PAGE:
A Libyan Ceasefire: What It Would Take

The Libyan conflict continues. The UN has proposed a ceasefire. NATO and the Libyan rebels are dubious: Gaddafi is still there, after all, and is not yet defeated. He could easily take advantage of a ceasefire to stage a comeback. The Economist interprets an announcement by Britain's Foreign Secretary William Hague as meaning that Britain may be open to reconsidering the idea of a ceasefire. Far from looking for a quick exit, Hague asserts that Britain is in it for the long haul.

All of this is actually good news. It seems that everyone's heads are in the right place (except perhaps for the UN's, but this is no news -- at least its heart seems to be in the right place). A ceasefire agreement is possible, and, unless we're ready for a long siege of Tripoli with possible ground troop involvement and loads of casualties, it may be the only realistic way this can all end.  But still: this cannot be cut-and-run, which is why Hague's assurances to the contrary are comforting.

Libya is not Iraq or Afghanistan. NATO is providing air support for a native rebellion. Time is on the coalition's side, not Gaddafi's (I have pointed out previously that time is on the Taliban's side, which is why I have little faith in a positive outcome for Afghanistan). NATO must make use of both of these aspects. Any ceasefire must be on terms decided by the coalition. In particular, these terms must be decided by Libya's National Transitional Council, as representatives, however tentative, of the Libyan people. They must set the guidelines by which this can happen. Compromise may happen in other areas, but these principles are not up for negotiation.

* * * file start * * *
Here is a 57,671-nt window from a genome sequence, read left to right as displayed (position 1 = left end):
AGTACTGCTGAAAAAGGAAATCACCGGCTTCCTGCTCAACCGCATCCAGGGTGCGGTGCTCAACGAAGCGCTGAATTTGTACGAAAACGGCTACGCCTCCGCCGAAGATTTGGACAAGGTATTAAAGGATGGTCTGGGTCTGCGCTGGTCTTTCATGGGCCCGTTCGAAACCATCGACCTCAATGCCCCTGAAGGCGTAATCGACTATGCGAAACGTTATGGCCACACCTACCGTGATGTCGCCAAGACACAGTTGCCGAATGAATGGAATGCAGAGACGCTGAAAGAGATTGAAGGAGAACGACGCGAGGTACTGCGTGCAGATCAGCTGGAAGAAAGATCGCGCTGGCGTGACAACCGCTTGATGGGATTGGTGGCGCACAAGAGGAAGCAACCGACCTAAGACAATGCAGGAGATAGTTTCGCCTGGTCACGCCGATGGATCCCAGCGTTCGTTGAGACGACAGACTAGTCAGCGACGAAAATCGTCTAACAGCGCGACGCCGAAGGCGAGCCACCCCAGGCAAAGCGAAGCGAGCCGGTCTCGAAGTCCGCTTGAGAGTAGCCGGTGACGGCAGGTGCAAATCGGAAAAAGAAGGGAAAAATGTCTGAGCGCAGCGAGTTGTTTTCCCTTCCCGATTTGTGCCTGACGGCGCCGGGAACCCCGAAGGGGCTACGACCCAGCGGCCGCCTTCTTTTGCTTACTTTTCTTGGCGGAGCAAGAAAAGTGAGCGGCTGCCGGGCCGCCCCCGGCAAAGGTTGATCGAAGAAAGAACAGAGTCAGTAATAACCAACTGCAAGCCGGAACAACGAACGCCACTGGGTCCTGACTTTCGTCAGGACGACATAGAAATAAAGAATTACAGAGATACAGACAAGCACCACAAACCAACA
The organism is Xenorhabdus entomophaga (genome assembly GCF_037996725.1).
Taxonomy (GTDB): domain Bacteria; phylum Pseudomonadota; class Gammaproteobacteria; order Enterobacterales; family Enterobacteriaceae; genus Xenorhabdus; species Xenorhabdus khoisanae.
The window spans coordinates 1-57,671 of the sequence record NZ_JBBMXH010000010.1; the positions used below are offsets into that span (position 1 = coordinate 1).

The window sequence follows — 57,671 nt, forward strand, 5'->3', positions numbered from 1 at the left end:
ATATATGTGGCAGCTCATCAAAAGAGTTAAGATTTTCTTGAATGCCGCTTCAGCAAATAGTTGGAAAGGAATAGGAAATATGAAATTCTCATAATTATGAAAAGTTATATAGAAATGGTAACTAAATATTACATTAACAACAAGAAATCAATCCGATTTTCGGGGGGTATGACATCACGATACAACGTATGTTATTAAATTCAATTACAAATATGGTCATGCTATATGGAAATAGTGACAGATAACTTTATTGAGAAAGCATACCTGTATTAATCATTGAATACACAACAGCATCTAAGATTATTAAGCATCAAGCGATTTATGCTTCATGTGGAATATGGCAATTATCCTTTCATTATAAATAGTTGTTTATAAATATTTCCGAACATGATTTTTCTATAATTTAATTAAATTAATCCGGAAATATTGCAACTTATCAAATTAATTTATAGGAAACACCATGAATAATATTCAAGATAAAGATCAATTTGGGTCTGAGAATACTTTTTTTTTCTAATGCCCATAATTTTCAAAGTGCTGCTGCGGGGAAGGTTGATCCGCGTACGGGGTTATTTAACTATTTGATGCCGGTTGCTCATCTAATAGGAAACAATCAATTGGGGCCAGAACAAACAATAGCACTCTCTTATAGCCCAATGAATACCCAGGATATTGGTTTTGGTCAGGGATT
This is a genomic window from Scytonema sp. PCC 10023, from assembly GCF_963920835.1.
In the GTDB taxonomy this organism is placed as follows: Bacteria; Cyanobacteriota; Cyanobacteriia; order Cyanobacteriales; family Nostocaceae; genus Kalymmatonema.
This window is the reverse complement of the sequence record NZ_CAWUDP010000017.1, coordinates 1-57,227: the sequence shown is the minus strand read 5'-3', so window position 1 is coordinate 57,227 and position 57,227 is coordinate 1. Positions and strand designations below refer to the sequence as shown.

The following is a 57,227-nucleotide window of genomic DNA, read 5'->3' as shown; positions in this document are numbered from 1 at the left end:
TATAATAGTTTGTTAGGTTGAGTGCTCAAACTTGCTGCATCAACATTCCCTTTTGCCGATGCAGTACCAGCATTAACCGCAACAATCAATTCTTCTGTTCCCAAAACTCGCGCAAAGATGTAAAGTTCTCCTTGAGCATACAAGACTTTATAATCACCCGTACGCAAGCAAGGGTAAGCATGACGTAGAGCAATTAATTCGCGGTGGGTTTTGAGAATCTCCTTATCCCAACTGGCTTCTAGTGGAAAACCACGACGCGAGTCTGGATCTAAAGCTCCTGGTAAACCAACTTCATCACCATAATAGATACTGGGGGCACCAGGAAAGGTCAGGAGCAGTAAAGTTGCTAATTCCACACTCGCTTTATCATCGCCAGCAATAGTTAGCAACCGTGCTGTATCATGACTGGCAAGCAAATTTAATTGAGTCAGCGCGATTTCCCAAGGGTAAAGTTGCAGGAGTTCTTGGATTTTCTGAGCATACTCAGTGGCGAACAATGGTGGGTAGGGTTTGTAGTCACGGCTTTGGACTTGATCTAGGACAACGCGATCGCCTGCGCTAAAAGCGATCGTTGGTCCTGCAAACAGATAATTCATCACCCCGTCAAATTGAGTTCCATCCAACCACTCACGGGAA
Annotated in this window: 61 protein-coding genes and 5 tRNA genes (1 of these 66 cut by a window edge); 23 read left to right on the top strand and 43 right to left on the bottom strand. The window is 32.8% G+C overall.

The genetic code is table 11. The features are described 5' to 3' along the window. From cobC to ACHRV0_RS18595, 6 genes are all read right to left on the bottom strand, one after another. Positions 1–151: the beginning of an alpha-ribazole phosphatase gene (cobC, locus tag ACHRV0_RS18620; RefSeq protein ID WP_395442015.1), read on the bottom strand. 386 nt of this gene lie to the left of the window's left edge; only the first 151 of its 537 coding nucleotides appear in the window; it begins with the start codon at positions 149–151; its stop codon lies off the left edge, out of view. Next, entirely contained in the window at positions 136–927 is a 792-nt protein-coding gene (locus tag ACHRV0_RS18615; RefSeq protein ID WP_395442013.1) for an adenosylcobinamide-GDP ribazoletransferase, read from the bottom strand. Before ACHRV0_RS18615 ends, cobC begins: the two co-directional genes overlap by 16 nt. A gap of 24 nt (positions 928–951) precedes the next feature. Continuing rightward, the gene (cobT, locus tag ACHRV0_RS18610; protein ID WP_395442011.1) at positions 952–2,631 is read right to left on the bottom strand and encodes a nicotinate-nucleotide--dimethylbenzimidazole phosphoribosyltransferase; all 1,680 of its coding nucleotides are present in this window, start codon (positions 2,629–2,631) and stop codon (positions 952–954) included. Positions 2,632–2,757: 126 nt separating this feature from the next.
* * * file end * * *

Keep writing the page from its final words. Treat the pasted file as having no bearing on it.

For example, one stipulation would surely be that Gaddafi is removed a long way from any power. A second one, that the West must strongly support for reasons of morality and political credibility, is that Libya holds elections and builds institutions like independent courts all that. The areas where compromise is possible: pardoning Gaddafi and going easy on current members of his regime. Those closest to him must not be allowed near power. Ones lower down may need to be left on for practical reasons -- only they may have experience in civil service.

It sounds awful to let Gaddafi get away scot-free, but let's not lose sight of the goal: getting him out of power and freeing up Libya for a brighter future. If Gaddafi can be enticed to give up the fight, this will save hundreds, possibly thousands of lives through reduced fighting, as well as lots of money, time, and Western leaders' political capital.

And what if Gaddafi doesn't accept? As I said: time is not on his side. Don't negotiate further. Return to the current war of attrition, and wait for him to come around or for the regime to utterly collapse around him. This is not as nice as a quicker ceasefire, but it is the only option. All in all, there is plenty of reason to be optimistic about Libya, at least over the medium term. Kind of refreshing after ages of Middle Eastern quagmire.


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